Naked barley in man's hands

The first significant crops of naked barley in decades have been harvested on three farms in the east of England as part of a project to develop a new niche market for cereal growers.

The project is being led by natural ingredient company Edme, with support from William Hudson of specialist ingredient supplier Hodmedod.

“Naked barley is a fascinating ancient variety that delivers huge dietary benefits,” said Edme’s Mike Carr.

“Its flour and flakes can be used in breads, cakes, biscuits, pastries and breakfast cereals – enhancing nutritional value as well as adding flavour.”

See also: Niche crop breeder shows health benefits of ‘naked’ barley

Unlike malting barley, in which the husk adheres to the grain and plays a vital role in the brewing and distilling process, with naked barley the husk drops off during harvesting, making it suitable for human consumption.

Claimed health benefits of naked barley

  • Rich source of complex carbohydrates, particularly beta-glucan soluble fibre, known to reduce blood cholesterol levels
  • Prevents spikes of blood sugar insulin and reduces the risk of Type 2 diabetes

“The grain still has its bran layer and is still packed with goodness,” said Mr Hudson.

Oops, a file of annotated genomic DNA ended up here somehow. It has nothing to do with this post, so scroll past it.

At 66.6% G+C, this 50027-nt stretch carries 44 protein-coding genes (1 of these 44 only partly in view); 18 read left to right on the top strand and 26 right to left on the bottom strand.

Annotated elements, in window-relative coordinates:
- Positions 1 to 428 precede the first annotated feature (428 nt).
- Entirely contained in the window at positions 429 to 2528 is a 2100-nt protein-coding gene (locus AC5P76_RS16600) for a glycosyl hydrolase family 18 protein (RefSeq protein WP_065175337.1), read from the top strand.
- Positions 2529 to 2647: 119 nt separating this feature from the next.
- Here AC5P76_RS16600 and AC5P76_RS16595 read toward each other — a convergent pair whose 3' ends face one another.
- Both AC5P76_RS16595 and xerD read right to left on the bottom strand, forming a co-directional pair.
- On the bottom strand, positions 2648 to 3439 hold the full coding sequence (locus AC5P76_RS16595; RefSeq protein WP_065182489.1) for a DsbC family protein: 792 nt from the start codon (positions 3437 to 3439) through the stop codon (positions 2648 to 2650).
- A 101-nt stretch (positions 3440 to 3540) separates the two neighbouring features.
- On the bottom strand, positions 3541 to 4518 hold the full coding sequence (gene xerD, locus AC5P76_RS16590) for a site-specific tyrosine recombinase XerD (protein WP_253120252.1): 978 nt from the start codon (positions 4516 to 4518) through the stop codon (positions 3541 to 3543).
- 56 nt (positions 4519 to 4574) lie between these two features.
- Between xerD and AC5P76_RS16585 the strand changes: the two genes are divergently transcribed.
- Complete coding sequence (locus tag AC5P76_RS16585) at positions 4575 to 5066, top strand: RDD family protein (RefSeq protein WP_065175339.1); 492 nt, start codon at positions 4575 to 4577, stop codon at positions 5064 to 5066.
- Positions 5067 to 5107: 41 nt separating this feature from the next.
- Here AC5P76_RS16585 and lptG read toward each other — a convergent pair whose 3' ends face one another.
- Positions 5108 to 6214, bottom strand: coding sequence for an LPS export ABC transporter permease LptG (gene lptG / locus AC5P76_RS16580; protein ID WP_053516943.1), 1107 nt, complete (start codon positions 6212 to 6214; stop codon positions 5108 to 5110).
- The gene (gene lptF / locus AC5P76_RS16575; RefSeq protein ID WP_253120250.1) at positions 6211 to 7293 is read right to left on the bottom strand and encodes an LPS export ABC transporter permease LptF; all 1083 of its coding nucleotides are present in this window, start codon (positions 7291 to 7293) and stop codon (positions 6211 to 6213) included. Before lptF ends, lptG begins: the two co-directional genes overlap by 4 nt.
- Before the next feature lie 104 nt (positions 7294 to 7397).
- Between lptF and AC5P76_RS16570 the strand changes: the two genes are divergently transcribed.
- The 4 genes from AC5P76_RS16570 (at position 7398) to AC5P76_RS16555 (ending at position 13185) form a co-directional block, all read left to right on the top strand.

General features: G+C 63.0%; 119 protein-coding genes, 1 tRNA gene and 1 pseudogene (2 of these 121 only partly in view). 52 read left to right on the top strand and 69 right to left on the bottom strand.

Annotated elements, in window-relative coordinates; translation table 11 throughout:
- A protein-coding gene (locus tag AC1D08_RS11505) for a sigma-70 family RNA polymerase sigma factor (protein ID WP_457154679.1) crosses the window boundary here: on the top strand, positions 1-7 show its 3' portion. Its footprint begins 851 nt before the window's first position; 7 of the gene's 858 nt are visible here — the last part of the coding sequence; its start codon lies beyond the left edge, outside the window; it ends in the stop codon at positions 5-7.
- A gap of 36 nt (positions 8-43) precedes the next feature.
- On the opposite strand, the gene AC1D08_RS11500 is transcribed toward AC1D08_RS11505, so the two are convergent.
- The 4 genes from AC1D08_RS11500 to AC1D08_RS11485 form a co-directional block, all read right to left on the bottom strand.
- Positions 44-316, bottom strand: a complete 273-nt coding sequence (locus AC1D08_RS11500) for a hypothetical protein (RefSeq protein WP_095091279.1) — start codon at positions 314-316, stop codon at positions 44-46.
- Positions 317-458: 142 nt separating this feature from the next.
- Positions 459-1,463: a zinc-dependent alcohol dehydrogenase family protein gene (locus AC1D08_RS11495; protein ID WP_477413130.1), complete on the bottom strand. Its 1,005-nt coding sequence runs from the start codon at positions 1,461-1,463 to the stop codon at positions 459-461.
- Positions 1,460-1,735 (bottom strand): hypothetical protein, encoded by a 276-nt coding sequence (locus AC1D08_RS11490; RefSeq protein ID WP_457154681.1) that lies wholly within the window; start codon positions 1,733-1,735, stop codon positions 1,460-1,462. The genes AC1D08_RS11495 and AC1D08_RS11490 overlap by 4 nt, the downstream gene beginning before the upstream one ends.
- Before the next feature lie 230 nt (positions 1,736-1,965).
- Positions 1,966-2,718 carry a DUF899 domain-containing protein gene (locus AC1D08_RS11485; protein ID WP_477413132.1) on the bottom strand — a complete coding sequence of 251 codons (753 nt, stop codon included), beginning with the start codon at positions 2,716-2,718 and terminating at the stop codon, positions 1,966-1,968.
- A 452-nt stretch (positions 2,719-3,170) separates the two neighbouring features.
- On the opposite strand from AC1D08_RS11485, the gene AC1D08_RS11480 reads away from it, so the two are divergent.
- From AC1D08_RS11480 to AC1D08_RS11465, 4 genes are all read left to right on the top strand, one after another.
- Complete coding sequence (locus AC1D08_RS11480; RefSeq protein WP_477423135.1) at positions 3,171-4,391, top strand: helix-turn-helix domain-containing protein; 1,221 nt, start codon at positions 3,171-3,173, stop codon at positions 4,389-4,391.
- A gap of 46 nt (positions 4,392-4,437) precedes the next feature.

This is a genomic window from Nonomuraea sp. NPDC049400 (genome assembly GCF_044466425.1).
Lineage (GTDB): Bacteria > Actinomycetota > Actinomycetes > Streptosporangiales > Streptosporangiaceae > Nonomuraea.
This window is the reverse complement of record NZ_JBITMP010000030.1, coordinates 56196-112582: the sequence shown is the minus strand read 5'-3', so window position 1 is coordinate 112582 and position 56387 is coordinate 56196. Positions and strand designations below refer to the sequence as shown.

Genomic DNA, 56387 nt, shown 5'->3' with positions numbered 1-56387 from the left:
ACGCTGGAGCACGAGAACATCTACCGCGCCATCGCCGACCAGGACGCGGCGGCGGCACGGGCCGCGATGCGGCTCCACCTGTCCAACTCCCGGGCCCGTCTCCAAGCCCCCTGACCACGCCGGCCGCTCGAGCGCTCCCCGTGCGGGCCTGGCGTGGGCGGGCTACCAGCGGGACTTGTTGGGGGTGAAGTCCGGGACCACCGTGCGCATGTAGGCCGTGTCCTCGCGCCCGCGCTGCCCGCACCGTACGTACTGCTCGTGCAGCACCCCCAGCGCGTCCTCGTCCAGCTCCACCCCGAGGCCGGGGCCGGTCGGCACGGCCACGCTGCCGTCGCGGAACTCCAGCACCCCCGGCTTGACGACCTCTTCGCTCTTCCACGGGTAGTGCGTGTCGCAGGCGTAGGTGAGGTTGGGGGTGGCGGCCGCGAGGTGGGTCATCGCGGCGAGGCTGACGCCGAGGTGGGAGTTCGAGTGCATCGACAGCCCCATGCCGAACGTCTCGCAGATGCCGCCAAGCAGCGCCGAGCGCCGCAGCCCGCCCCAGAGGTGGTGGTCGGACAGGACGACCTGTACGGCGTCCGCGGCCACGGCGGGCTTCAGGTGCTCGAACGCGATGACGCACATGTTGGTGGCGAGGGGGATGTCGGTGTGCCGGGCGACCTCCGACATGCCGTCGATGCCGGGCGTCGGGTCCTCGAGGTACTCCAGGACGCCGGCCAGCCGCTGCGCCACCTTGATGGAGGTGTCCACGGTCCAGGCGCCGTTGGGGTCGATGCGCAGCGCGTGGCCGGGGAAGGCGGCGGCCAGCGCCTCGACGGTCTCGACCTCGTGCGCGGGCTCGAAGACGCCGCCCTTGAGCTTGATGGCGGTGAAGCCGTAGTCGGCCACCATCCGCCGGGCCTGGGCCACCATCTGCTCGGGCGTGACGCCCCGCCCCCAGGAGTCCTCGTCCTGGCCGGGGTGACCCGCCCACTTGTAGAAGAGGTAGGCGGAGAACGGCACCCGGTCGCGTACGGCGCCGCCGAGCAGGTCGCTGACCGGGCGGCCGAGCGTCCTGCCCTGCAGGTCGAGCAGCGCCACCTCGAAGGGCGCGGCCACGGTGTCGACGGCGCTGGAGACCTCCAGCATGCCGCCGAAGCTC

“In addition to the vitamin and mineral content, barley grains have a low glycemic index.

“They are also said to have three times the beta glucans (for breaking down cholesterol) of oats.”

The partners are working with the John Innes Centre in Norfolk, experimenting with 120 different types of grain in small trial plots.

But Gengel naked barley has reached the production stage, and has been grown on farms in Essex, Suffolk and Lincolnshire.

According to Edme, it has been 80 years since naked barley was grown in Britain and more than 100 years since is was grown in any significant quantities.

Preserving value

While the partners are confident the grain has a future, and anticipate a keen demand from bakers, they insist the project is still in its infancy.

“We want to avoid a situation where farmers rush in to grow it and that forces the price down, as has happened in the past,” Mr Hudson told Farmers Weekly.

“It does not yield especially well, so needs a price that reflects its nutritional value.

“It’s certainly an interesting crop – one that tolerates wet weather and needs less N,P and K.

“But the market needs to be developed carefully, or else it may become just another commodity.”